Stem cell treatment helps arthritic dogs

Stem cells heal pooches in pain MIKE MATHER


HAPPY HOUND: Shiloh with owner Adele Holland. She is a different dog since having stem cell injections to relieve arthritis pain, Holland says.

Three years ago australian shepherd dog Shiloh was diagnosed with a severe case of degenerative arthritis that left her limping slowly towards her deathbed.

As time went on, and to the dismay of her Horotiu family, Shiloh became increasingly stiff, was soon no longer able to jump, could barely walk without pain, and eventually had to be carried outside to the toilet.

But, remarkably, the 10-year-old pet is not only still alive today, she is walking and jumping without a trace of pain.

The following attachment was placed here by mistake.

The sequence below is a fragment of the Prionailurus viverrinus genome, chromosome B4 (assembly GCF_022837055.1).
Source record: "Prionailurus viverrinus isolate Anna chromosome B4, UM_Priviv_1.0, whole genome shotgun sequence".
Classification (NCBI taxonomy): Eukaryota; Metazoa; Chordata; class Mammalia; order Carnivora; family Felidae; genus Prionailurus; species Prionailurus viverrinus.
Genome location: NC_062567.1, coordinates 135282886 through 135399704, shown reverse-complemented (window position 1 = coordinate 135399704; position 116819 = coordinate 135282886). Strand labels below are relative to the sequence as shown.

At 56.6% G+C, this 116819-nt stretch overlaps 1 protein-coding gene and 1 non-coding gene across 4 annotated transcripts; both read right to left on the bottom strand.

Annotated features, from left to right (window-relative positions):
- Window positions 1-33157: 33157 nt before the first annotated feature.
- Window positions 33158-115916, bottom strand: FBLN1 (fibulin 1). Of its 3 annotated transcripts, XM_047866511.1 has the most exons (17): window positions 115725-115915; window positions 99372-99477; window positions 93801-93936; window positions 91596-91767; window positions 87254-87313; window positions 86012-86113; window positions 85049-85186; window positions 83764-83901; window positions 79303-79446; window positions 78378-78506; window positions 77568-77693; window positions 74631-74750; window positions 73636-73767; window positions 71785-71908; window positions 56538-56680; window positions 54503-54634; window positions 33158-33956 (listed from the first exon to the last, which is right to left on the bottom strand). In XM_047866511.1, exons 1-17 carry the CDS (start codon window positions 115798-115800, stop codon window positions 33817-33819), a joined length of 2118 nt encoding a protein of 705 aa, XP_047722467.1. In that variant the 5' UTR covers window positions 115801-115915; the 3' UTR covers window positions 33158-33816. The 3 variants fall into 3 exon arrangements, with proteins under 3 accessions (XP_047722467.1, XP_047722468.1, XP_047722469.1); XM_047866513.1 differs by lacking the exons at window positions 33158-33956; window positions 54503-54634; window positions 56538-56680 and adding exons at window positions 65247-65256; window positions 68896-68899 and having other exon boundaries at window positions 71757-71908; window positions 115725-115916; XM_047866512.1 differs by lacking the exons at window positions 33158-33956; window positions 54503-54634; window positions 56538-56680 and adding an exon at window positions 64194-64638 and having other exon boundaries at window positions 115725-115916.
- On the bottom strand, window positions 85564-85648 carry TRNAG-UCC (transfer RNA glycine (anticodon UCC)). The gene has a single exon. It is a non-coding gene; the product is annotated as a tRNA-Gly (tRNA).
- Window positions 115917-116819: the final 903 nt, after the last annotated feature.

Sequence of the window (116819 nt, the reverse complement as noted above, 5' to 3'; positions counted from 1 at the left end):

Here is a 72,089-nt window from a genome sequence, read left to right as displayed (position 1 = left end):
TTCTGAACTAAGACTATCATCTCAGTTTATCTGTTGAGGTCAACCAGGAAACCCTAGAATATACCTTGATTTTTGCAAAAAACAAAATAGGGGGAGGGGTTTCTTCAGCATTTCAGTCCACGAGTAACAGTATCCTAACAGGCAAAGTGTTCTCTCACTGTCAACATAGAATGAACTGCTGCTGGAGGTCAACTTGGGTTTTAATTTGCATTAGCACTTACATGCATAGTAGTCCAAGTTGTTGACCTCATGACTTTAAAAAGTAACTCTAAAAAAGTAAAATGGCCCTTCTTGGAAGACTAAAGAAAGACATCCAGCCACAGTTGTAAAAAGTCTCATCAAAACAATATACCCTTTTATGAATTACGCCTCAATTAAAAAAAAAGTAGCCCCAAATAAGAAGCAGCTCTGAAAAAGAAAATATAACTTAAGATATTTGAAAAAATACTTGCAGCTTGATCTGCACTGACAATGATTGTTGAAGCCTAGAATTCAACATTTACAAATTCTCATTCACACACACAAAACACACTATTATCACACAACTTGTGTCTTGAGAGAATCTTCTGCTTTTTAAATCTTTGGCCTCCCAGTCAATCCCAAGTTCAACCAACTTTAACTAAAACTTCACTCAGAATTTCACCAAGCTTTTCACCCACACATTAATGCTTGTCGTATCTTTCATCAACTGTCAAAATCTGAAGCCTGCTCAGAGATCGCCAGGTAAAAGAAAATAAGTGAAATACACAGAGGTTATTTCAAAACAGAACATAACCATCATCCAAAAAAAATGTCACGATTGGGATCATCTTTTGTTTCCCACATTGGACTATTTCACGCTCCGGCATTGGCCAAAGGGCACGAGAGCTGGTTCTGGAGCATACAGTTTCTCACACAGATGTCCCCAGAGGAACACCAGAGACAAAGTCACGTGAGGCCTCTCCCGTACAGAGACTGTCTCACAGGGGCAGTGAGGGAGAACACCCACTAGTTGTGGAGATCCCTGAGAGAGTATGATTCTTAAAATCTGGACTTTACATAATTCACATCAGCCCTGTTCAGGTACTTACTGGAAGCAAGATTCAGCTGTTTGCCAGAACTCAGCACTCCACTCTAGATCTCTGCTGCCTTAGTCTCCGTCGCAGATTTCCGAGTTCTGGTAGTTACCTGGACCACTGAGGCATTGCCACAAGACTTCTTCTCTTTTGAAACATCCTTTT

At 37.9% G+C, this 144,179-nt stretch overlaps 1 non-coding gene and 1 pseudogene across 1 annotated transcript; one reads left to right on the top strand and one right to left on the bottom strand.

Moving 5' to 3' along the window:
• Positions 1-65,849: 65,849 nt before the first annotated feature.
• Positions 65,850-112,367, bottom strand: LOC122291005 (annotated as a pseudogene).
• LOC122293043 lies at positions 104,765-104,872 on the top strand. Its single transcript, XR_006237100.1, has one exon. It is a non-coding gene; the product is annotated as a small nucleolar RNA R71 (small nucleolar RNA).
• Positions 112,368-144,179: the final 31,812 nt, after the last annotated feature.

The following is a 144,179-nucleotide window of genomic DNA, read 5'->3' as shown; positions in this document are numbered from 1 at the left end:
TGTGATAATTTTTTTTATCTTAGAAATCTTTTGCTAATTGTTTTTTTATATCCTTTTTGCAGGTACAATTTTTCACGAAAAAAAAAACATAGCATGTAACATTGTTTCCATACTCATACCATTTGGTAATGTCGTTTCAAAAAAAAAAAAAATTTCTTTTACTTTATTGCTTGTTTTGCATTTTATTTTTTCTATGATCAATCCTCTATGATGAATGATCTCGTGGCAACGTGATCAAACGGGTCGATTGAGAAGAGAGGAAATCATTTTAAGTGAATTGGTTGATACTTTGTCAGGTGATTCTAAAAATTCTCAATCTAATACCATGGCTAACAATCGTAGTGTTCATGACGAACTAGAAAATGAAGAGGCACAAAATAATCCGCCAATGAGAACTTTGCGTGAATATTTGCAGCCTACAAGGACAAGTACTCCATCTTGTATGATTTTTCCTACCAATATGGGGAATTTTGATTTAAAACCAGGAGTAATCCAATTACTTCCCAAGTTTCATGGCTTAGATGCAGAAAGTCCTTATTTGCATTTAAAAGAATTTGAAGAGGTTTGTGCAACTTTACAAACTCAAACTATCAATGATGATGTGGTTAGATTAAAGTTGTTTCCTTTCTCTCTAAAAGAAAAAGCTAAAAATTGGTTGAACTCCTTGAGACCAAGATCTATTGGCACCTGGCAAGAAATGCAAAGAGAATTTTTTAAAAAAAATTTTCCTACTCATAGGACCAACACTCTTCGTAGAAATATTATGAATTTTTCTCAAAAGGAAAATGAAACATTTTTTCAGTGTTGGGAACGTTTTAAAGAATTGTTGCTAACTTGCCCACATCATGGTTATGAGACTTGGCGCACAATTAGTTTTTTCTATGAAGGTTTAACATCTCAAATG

It's a physical improvement her owner Adele Holland describes as "nothing short of a miracle".

Shiloh's recovery is something dozens of arthritic Waikato dogs have now experienced after stem cell injections, a treatment technique adopted by Hamilton veterinarian practice CareVets.

Veterinarian Ivan Aleksic said Shiloh was the first dog to receive stem cells. His practice had successfully repeated the $2600 treatment on more than 40 dogs with arthritis. He described stem cells as "the body's own repair cells".

"They have the ability to divide and differentiate into many different types of cells based on where they are needed throughout the body. They can divide and turn into tissues such as skin, fat, muscle, bone, cartilage and nerve to name a few.

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Stem cell treatment helps arthritic dogs

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